Group Genius, first published in 2007, showed that creativity is always collaborative–even when you’re alone. Back in 2007, it was pretty radical to claim that collaboration drives innovation. The accepted wisdom was that brilliant people came up with creative ideas all by themselves. Business leaders competed to hire the most creative professionals—offering free lunch, day care, and ping pong tables. They were convinced that they needed special geniuses to generate innovation. Most creativity advice books told people how to come up with better ideas.

Now, ten years later, the evidence for the creative power of collaboration is overwhelming. In 2015, a majority of executives say more collaboration leads to greater profits. In 2016, the Harvard Business Review reported that employee collaboration time was way up in the last two decades—from 50 percent to as much as 80 percent. In 2016, the New York Times wrote that “teams are now the fundamental unit of organization.” Today everyone agrees that collaboration is the key to innovation.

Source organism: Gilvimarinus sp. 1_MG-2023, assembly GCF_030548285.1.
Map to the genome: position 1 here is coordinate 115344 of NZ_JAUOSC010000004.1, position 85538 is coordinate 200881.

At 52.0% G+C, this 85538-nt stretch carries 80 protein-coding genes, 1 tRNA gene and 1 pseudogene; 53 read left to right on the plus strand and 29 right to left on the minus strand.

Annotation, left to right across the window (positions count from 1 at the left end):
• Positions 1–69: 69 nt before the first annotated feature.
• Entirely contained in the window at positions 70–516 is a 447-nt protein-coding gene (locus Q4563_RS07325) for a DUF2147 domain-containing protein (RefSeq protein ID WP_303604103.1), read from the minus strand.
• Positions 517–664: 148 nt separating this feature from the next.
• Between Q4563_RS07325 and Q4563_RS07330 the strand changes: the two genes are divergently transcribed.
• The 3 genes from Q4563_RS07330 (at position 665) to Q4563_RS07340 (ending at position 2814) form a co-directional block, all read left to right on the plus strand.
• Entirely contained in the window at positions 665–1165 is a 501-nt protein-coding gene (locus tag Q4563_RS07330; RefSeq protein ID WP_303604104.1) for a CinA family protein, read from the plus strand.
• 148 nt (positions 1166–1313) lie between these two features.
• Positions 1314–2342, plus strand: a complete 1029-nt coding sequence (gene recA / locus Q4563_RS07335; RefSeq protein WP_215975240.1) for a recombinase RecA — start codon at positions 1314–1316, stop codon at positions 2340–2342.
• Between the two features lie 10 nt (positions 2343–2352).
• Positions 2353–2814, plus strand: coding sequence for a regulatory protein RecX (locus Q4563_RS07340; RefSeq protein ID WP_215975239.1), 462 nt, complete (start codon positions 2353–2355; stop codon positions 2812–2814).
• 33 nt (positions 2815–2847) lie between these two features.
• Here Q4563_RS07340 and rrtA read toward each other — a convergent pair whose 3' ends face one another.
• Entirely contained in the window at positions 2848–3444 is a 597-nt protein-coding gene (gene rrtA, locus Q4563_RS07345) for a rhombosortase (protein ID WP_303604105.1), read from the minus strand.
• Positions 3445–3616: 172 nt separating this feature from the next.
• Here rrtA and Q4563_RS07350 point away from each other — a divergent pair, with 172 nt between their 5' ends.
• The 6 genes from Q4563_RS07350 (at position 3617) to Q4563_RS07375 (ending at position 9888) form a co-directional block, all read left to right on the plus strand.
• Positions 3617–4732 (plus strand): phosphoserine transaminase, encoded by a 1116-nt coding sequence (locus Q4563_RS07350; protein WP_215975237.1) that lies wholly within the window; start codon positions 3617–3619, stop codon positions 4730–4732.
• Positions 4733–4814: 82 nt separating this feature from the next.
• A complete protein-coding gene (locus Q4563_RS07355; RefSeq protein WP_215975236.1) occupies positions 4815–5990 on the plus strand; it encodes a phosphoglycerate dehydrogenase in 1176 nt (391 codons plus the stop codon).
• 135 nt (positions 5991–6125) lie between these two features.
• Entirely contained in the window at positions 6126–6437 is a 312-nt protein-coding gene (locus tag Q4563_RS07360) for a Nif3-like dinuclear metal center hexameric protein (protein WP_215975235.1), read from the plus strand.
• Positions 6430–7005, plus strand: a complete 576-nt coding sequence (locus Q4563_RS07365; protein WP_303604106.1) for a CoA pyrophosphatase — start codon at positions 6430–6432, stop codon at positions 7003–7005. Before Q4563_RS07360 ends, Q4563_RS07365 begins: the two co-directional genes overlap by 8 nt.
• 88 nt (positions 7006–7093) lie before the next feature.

But there’s a problem: It turns out that it’s hard to collaborate successfully. Brainstorming is a good example: Numerous studies have shown that this popular technique is usually a waste of time. There’s so much ineffective collaboration and bad teamwork that there’s been a backlash. Susan Cain’s bestseller Quiet argues that when people spend time alone, they’re more effective, more creative, and more successful. She calls the increasing emphasis on teamwork “The New Groupthink.” The truth is that, despite the proliferation of advice in the business press, many companies don’t know how to foster creative collaboration.

Here’s where the research comes in. My research has shown that only certain kinds of collaboration work in the real world—improvisations that are guided and planned, but in a way that doesn’t kill the power of improvisation to generate unexpected insights. Fortunately, today’s research tells us how. For example, I show that improvised innovation is more likely to work when a group experiences group flow—the group equivalent of Mihaly Csikszentmihalyi’s famous “flow” state, when we perform at our peak and lose track of time. Most teams never experience group flow; knowing the research will help you attain this peak experience. And I show how to build brainstorming groups that realize their full creative potential.

Today’s Internet tools make collaboration easier than ever: Slack, Google Plus+, WebEx, Basecamp…the list grows longer every month. Critical business functions have migrated into the cloud, allowing everyone to work together more efficiently and access the same data. Social media like Facebook, Instagram, Vine, and Pinterest expand our social networks and bring us together in groups that include millions. More than ever before, we need to understand how to harness these tools to foster creative collaboration.